Now that your plan has been made and you have bought your seeds, and even perhaps started them in seed trays, it’s time to do a stock check on your tools.
These are the top ten for me…
Large garden spade
Large garden fork
Metal tooth rake
Small hand fork
Small hand spade
Dibber (makes holes for seedlings)
Green garden wire (tying things up, together0
Ice lolly sticks (to label where you plant what!)
Watering can with sprinkler rose (soft shower for new seedlings)
And seeing that I cannot make a whole post about these, I am going to talk about COMPOST!
When I started my first garden in 1992 in our first home as newlyweds my mom told me to just add compost for the first while before planting anything. But I didn’t listen and put in just a little and then planted plants. We weren’t growing veggies at this stage, it was just a herbaceous border. Needless to say…I should have listened to mom!
Our next gardens faired no better, in fact our third was pure beach sand. I so desperately wanted to grow good plants and have a lovely garden but I also wanted to cut corners. In this garden we did have compost bins but I was busy caring for 3 small children 4yrs and down and didn’t have the time to care for it properly. I never watered the heap and therefore it didn’t breakdown properly.
When we started growing veggies in 2008 I forced myself to spend the money – an investment if you like – in compost. We had not started a heap when the first beds were ready to be planted up so we bought in a truck load from Master Organics.
For the most part now we only use our own compost and manure from a friends farm, but every now and again we have to buy in. When buying in compost it is best to by sterilized compost. This was you do not get weed seeds which will germinate along with your seeds that you plant. I use either Reliance or Master Organics, it just depends who has specials on.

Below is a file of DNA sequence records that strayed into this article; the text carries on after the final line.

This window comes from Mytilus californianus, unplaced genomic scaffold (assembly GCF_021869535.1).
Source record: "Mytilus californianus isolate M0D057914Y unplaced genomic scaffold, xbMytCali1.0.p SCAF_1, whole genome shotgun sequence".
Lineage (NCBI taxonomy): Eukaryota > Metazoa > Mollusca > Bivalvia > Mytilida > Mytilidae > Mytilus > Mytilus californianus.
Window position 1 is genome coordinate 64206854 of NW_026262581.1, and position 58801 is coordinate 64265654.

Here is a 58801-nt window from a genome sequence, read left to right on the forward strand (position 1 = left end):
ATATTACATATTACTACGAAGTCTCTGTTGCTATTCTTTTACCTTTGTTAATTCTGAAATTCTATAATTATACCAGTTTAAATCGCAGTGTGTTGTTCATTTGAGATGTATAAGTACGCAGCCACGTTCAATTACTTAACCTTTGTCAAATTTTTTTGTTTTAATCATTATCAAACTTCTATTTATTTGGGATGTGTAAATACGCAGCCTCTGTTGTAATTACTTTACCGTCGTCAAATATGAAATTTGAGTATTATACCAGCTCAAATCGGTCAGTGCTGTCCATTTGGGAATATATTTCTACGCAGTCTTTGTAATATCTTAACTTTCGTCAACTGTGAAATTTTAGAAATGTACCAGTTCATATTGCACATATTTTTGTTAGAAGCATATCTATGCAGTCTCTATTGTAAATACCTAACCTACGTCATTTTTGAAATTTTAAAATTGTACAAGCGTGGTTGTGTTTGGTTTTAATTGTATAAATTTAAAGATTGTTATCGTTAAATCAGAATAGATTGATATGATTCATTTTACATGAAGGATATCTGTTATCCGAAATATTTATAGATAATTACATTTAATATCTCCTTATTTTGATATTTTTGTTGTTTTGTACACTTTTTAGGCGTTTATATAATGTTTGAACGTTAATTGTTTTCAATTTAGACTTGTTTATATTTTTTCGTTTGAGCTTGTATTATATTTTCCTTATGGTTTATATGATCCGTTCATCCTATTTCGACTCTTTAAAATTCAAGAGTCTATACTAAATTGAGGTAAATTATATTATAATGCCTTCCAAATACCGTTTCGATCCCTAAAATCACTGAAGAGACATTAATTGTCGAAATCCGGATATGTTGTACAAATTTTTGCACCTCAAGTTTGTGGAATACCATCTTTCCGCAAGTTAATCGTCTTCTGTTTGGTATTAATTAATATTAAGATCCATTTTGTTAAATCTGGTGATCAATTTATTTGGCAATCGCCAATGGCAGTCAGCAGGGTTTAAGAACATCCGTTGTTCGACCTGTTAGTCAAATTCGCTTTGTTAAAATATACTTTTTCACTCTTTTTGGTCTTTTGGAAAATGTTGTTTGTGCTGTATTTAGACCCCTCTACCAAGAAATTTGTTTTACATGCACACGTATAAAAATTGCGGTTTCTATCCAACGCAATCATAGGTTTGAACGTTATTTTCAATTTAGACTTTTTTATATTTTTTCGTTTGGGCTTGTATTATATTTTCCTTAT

The best of course is the homemade kind. You get to use up your kitchen waste, garden refuse and paper waste to make something good for your garden. If you add in manure – from your own chickens or from a horse stables – you have an even better product.
You can either buy a compost bin if your needs are small or you can make a loose standing heap or you can contain it like we do. Either way the principal is the same…layers!
We prefer a structure that allows worms and other garden bugs to get in and out of the heap so that they can aid in the breakdown of the organic matter.
First layer – small branches and twigs, torn newspaper, shredded cardboard boxes. Wet it well.
Second layer – a good layer of kitchen peelings or other green plant matter.
Third layer – Horse or chicken manure or compost activator.
Fourth layer – some grass clippings.
Wet this all well and then cover with a layer of soil. We cover ours in summer with cardboard boxes that we keep wet. This encourages the worms to move to the top and then down again.
Ideally you need two piles or bins. One that is cooking/being used and the other that is being built up.
After a month or so, give your compost a good turn and cover again. If it is too dry then increase your watering of it. You can add natural activators like Borage – before the flowers come. If you add it after the flowers have been pollinated you will find that you will be growing borage all over your garden.
Your compost heap should never stink. There should be a good earthy smell to it. Never add cooked food, potato peels or animal feces.
Compost is really the foundation for good vegetables, so learn a lesson from me - start the right way, put the compost in by the wheelbarrow load, do not scrimp on this stage of preparing your beds. The fruit of it will be in your harvest a few months from now.
If you do not have space for a heap, then consider a wormery.